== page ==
Today's car rentals rife with hidden fees, gimmicky charges

It's that time of year when many begin planning their vacations and if that involves booking airfare and accommodations, a rental car may also enter into the plan. If so, the current issue of Consumer Reports has a few caveats for prospective vacationers – watch for hidden costs and tricky tactics.
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"It used to be that car-rental companies made it as easy as possible to get you signed up and on the road," said Consumer Reports senior editor Jeff Blyskal. "These days consumers need to slow things down and be more guarded to make sure they don't pay more than necessary."

Consumers always have the final say when it comes to add-on services and liability coverage. The article recommends watching out for these pricey maneuvers when the salesperson turns up the pressure.

Rental cars are much like the mini-bar of a hotel room – everything you take out of it comes at a premium. Don’t accept any add-ons without considering the cost. This includes GPS navigation, satellite radio and child safety seats. One reader was charged $9.50 for $2 worth of tolls after using an EZ-Pass toll transponder inside his Hertz rental.

If faced with surprise surcharges dispute them with your credit card company and ask about possible hidden fees. What if you return the car late or early when going through an unmanned, electronic-only toll gate? Is road service provided if you run out of gas or lock yourself out of the car? Are there any administrative fees related to parking tickets and moving violations?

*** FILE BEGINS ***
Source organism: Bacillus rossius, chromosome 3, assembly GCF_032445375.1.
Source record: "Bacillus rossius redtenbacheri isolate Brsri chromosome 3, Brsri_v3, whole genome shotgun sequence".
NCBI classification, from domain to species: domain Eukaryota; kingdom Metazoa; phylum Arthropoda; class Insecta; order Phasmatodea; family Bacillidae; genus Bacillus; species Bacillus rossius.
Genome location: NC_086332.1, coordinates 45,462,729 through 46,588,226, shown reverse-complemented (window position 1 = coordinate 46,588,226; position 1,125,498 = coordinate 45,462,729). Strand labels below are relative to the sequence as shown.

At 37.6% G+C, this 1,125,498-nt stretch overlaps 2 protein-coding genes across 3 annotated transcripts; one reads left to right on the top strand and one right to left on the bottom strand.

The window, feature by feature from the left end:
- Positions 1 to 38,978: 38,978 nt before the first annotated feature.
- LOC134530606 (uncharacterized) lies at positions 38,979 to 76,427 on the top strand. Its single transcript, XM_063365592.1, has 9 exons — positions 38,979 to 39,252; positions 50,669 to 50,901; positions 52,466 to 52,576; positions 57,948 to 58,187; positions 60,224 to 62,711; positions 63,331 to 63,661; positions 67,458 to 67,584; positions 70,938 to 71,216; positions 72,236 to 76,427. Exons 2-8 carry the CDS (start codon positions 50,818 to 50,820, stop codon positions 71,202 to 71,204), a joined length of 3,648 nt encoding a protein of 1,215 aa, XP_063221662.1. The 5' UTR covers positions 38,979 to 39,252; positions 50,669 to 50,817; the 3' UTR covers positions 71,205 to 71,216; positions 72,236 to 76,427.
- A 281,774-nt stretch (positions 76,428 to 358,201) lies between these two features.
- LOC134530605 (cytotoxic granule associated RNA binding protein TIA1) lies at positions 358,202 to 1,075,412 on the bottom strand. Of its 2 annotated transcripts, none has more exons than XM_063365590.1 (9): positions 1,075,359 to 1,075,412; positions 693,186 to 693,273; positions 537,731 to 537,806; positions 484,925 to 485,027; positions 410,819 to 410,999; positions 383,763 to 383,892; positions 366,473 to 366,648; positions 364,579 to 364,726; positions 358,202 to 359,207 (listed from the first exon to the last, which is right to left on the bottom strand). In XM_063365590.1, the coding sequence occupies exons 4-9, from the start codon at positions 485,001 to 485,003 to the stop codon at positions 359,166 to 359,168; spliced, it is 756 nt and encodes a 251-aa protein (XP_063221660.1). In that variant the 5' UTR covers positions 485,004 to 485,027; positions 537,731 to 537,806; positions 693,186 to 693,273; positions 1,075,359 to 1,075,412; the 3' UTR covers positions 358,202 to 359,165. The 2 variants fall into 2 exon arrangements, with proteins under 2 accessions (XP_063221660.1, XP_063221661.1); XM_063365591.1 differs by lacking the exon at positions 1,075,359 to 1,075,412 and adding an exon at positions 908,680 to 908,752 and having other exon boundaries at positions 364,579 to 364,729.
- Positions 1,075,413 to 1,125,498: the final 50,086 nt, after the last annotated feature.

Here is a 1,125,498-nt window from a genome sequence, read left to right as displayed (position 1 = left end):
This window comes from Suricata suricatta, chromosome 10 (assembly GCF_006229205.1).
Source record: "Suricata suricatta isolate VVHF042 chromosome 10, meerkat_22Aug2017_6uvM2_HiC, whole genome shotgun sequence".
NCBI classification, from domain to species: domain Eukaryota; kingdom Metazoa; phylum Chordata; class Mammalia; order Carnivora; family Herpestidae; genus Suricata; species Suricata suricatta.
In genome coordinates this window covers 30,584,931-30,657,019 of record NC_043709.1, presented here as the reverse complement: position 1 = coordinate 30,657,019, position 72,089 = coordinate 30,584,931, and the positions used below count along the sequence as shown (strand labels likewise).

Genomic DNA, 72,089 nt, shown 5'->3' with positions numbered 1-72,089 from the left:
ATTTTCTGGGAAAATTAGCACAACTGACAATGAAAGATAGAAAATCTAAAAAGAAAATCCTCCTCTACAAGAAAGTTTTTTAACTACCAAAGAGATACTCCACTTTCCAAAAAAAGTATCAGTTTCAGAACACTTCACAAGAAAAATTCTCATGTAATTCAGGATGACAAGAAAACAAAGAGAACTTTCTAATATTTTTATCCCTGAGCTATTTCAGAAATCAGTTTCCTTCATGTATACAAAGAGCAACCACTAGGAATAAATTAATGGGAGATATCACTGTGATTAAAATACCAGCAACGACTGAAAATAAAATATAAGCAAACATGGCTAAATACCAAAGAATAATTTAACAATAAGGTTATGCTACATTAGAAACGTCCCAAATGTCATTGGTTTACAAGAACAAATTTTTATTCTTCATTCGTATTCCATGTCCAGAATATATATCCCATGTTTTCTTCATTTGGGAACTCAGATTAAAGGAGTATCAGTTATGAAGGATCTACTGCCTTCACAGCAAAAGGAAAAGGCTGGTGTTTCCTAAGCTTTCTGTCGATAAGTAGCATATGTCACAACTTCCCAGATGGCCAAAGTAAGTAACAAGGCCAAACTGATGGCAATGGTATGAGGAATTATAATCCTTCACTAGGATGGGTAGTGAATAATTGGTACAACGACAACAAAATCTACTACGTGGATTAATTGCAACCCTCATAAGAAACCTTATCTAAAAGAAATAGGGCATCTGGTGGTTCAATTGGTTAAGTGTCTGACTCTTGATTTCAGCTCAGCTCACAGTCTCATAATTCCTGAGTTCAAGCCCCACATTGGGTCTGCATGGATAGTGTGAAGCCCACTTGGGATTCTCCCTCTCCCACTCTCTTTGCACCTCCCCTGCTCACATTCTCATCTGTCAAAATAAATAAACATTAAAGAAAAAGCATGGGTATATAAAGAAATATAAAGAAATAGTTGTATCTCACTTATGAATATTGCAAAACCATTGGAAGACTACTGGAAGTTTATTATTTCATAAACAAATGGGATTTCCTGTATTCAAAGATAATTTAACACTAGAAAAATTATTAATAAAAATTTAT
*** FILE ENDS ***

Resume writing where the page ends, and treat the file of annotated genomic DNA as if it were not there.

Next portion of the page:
If they push the insurance you probably don’t need it. You may already be covered by your auto insurance policy – if it includes collision and/or comprehensive coverage. Some credit cards also provide protection. Check that your personal policy covers rentals and business travel and pays the full value of a loss, administrative fees, towing and loss of use. Also determine if it covers a second driver or comprehensive claims such as fire, theft and vandalism.

One reader was billed $304 for "damage" after he dropped off an Avis Rental in Lyon, France, at the locked return lot before business hours. To prevent such incidents, fully inspect the car at pick up time, noting any damages in the paperwork and requesting a signed, dated copy. Repeat this process at drop off. If not during business hours, take photos to document the car's condition.

Fill the car up before returning it. If you don’t, expect to pay as much as $8 per gallon or more when the agency fills the tank. Hertz's fuel purchase option sounds good – buy a full tank at the local per-gallon price – but the renter pays for a whole tank even if they only use a little of it.

Don’t succumb to the upgrade pitch. Agencies used to have more cars than they could rent. Now inventories are tighter, so don't expect a more luxurious car at no extra cost. Settle for what you really need and don’t be pressured into more.

If the agent is talking down a specific model in order to steer you to something more expensive, ask about other cars that cost the same. If you are smartphone savvy, look up the model online and then make your decision.

Consumer Reports also suggests looking for deals online with the travel, airfare and hotel discounting sites. They also recommend off-brand companies like Ace Rent a Car, Pay Less and Midway for savings. Further, groups like AAA, AARP, Costco, labor unions and other groups offer discounts.

For more tips on how to get the best deal on car rentals log click here.
Car rental image source: Wikipedia


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